Microsoft's 'Plasma Bot' to help check if a person's plasma can fight coronavirus

MANILA, Philippines – Microsoft on Monday, April 20, US time, announced the launch of the CoVIg-19 Plasma Bot, "a self-screening tool that anyone can use to see if they qualify to donate their plasma."

The "Ig" in CoVIg-19 stands for immune globulin or the antibodies found in blood plasma. The bot is part of the CoVIg-19 Plasma Alliance program, which is a project funded in part by the Bill and Melinda Gates Foundation to look at immunoglobulin therapy as a possible weapon against COVID-19. Members of the Alliance include plasma research firms Biotest, BPL, LFB, Octapharma, CSL Behring and Takeda. 

The bot can be found here.

"Like Microsoft did with the CDC Coronavirus Self-Checker bot and more than 1,300 other COVID-19 bots around the world, we’ve followed standard protocols to help guide individuals through the qualification and education process," said Microsoft. 

In order to make the antibodies available to people, the program will be needing donors. The bot seeks to speed up the process by allowing the recovered COVID-19 patient themselves to find out if they are a qualified plasma donor. Recruitment, done through the CoVIg site, will start in the US, and then expand to Europe. Microsoft hasn't announced whether the program will expand further.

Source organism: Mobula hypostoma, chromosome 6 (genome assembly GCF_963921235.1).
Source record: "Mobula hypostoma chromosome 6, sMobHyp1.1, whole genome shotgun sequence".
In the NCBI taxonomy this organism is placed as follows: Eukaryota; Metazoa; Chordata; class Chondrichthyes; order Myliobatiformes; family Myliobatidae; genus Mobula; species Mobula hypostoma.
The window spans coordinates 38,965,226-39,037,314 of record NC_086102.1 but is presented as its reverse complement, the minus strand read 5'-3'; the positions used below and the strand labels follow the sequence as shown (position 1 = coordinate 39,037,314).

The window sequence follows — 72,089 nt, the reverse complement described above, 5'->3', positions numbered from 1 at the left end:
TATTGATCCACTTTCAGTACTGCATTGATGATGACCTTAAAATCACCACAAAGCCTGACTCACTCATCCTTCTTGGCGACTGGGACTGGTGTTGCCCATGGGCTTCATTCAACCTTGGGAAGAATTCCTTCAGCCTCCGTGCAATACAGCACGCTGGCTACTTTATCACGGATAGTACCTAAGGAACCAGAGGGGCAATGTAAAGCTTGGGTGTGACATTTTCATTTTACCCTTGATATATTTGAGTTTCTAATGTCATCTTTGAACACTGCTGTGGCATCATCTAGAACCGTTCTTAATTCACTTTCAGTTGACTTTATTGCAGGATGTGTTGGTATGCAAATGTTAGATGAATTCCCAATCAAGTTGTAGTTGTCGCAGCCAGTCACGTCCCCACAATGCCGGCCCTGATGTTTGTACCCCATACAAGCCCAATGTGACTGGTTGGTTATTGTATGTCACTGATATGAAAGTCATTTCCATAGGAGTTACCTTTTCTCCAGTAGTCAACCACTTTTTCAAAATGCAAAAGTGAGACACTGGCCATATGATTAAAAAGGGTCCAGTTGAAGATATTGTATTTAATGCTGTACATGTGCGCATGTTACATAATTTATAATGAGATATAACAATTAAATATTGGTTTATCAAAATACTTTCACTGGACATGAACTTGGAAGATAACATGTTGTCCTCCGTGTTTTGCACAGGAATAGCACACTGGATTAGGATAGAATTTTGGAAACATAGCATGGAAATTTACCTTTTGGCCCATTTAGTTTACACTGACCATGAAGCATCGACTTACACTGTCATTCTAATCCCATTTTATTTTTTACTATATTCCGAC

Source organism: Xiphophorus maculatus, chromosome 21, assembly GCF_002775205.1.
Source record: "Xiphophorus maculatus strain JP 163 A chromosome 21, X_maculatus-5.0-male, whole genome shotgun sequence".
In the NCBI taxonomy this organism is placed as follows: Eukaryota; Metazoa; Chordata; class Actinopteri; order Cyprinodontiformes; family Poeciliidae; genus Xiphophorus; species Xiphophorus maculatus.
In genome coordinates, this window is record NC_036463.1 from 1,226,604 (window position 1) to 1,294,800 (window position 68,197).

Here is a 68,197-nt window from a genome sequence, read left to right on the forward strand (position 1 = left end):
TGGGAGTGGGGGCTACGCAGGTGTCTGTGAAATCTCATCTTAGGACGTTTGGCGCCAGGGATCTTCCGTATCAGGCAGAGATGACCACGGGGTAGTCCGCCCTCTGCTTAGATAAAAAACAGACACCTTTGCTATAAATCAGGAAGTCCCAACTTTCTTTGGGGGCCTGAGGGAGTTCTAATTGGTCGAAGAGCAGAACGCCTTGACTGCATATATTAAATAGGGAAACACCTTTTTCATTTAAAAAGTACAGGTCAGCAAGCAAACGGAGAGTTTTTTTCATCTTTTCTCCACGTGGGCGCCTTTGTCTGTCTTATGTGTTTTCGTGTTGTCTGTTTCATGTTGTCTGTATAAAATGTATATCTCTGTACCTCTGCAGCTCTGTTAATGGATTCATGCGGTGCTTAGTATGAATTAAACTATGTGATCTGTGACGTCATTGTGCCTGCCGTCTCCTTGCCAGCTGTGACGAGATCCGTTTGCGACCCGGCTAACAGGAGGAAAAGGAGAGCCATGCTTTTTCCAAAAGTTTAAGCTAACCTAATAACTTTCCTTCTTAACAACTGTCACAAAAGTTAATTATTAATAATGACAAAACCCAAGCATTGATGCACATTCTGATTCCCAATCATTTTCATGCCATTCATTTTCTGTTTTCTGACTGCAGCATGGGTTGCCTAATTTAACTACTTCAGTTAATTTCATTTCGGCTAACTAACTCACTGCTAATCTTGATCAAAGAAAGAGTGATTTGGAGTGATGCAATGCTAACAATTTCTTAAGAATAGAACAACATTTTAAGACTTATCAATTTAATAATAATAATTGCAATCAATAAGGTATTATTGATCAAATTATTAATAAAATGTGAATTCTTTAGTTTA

For Microsoft, it's their way of "helping survivors become heroes," as their announcement post's title goes. 

With enough donations, the Alliance hopes to soon be able to manufacture a potential therapy and start the clinical trials. The trials will seek if the antibody therapy "could help high-risk COVID-19 patients recover and whether it could protect high-risk individuals from the disease." 

Microsoft also said that the use of plasma is an old one, dating back to the 1918 Spanish flu epidemic, and also recently used during the SARS outbreak. 

"At Microsoft, we conducted a careful (but rapid) assessment, including consultation not only with our own experts but also several external partners. This assessment involved gaining an understanding of the underlying science and potential medical benefits. We are now convinced that the CoVIg-19 Plasma Alliance has a real chance to save lives, at significant scale, and possibly much sooner than other approaches currently being developed," the company said. –